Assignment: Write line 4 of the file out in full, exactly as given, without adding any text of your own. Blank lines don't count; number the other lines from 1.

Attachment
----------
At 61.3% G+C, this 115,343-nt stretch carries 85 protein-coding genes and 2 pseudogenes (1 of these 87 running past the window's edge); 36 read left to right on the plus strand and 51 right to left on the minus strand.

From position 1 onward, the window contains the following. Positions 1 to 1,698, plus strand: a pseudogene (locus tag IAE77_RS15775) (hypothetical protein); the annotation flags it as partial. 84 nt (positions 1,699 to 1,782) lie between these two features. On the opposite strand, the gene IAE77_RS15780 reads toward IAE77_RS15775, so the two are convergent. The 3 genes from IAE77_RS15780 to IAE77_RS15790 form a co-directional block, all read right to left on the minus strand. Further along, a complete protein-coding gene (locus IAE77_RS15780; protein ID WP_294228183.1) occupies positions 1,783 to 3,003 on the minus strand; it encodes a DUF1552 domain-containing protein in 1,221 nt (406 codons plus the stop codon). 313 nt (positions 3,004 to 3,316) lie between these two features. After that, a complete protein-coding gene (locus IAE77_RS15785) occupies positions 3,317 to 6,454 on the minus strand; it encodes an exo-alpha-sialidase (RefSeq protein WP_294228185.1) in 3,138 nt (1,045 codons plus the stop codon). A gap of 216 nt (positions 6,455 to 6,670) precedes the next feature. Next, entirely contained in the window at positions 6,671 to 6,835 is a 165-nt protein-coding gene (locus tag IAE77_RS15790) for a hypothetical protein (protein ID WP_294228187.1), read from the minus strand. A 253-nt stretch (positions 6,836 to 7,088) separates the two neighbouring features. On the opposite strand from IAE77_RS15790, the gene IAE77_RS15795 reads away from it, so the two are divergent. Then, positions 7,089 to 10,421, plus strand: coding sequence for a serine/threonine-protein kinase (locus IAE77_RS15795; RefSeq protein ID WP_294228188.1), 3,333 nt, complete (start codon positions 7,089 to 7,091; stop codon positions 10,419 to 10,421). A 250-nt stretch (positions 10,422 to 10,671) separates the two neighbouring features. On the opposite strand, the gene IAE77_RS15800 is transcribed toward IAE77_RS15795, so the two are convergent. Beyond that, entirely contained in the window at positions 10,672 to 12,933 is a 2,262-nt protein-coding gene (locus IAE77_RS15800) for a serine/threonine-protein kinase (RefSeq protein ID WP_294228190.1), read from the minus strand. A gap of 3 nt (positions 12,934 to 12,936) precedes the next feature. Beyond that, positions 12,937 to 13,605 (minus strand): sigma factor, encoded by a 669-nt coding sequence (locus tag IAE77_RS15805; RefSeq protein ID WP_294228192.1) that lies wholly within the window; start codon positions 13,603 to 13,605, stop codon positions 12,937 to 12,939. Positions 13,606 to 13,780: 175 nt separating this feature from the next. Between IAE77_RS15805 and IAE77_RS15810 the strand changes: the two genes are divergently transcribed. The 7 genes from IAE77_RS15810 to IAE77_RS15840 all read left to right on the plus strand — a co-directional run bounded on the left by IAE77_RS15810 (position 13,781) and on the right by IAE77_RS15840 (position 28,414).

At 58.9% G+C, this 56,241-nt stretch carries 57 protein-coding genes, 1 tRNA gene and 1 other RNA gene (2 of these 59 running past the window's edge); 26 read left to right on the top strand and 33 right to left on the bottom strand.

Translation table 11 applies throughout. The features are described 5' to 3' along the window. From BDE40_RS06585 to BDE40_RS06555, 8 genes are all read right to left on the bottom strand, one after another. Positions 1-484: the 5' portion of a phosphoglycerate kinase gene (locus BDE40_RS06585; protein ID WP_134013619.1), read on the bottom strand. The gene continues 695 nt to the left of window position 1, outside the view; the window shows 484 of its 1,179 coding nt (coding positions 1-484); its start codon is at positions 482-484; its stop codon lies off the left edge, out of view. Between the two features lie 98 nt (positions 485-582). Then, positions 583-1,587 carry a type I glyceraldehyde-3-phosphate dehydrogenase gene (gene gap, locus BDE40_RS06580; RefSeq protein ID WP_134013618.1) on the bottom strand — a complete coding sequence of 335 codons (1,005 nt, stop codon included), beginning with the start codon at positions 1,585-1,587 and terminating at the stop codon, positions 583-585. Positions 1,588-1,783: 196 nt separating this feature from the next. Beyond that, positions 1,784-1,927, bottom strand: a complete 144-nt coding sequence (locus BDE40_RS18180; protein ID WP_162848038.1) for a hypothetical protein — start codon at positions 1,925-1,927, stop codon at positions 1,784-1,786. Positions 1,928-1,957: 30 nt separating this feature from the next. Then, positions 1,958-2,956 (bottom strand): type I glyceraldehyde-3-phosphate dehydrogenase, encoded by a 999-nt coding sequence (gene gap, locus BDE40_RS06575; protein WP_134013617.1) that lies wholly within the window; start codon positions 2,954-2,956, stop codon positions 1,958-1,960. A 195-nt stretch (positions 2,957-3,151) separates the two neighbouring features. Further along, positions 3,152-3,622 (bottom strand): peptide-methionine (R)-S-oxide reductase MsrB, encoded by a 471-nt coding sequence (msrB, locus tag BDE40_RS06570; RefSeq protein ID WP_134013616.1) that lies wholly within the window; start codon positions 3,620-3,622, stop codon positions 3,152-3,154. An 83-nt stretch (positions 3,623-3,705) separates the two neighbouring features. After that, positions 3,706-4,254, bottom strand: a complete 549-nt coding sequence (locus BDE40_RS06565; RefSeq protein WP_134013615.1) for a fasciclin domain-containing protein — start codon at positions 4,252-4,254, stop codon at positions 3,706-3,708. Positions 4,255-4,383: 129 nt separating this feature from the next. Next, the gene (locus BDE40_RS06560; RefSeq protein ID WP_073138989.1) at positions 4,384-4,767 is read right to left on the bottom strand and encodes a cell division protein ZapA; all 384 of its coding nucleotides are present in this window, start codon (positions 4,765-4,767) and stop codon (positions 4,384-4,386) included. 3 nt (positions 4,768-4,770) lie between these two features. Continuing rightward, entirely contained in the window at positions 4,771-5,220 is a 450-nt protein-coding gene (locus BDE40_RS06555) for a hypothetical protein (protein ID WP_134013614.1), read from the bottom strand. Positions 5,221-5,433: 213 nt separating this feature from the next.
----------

Translation table 11 applies throughout. The features are described 5' to 3' along the window. From BDE40_RS06585 to BDE40_RS06555, 8 genes are all read right to left on the bottom strand, one after another. Positions 1-484: the 5' portion of a phosphoglycerate kinase gene (locus BDE40_RS06585; protein ID WP_134013619.1), read on the bottom strand. The gene continues 695 nt to the left of window position 1, outside the view; the window shows 484 of its 1,179 coding nt (coding positions 1-484); its start codon is at positions 482-484; its stop codon lies off the left edge, out of view. Between the two features lie 98 nt (positions 485-582). Then, positions 583-1,587 carry a type I glyceraldehyde-3-phosphate dehydrogenase gene (gene gap, locus BDE40_RS06580; RefSeq protein ID WP_134013618.1) on the bottom strand — a complete coding sequence of 335 codons (1,005 nt, stop codon included), beginning with the start codon at positions 1,585-1,587 and terminating at the stop codon, positions 583-585. Positions 1,588-1,783: 196 nt separating this feature from the next. Beyond that, positions 1,784-1,927, bottom strand: a complete 144-nt coding sequence (locus BDE40_RS18180; protein ID WP_162848038.1) for a hypothetical protein — start codon at positions 1,925-1,927, stop codon at positions 1,784-1,786. Positions 1,928-1,957: 30 nt separating this feature from the next. Then, positions 1,958-2,956 (bottom strand): type I glyceraldehyde-3-phosphate dehydrogenase, encoded by a 999-nt coding sequence (gene gap, locus BDE40_RS06575; protein WP_134013617.1) that lies wholly within the window; start codon positions 2,954-2,956, stop codon positions 1,958-1,960. A 195-nt stretch (positions 2,957-3,151) separates the two neighbouring features. Further along, positions 3,152-3,622 (bottom strand): peptide-methionine (R)-S-oxide reductase MsrB, encoded by a 471-nt coding sequence (msrB, locus tag BDE40_RS06570; RefSeq protein ID WP_134013616.1) that lies wholly within the window; start codon positions 3,620-3,622, stop codon positions 3,152-3,154. An 83-nt stretch (positions 3,623-3,705) separates the two neighbouring features. After that, positions 3,706-4,254, bottom strand: a complete 549-nt coding sequence (locus BDE40_RS06565; RefSeq protein WP_134013615.1) for a fasciclin domain-containing protein — start codon at positions 4,252-4,254, stop codon at positions 3,706-3,708. Positions 4,255-4,383: 129 nt separating this feature from the next. Next, the gene (locus BDE40_RS06560; RefSeq protein ID WP_073138989.1) at positions 4,384-4,767 is read right to left on the bottom strand and encodes a cell division protein ZapA; all 384 of its coding nucleotides are present in this window, start codon (positions 4,765-4,767) and stop codon (positions 4,384-4,386) included. 3 nt (positions 4,768-4,770) lie between these two features. Continuing rightward, entirely contained in the window at positions 4,771-5,220 is a 450-nt protein-coding gene (locus BDE40_RS06555) for a hypothetical protein (protein ID WP_134013614.1), read from the bottom strand. Positions 5,221-5,433: 213 nt separating this feature from the next.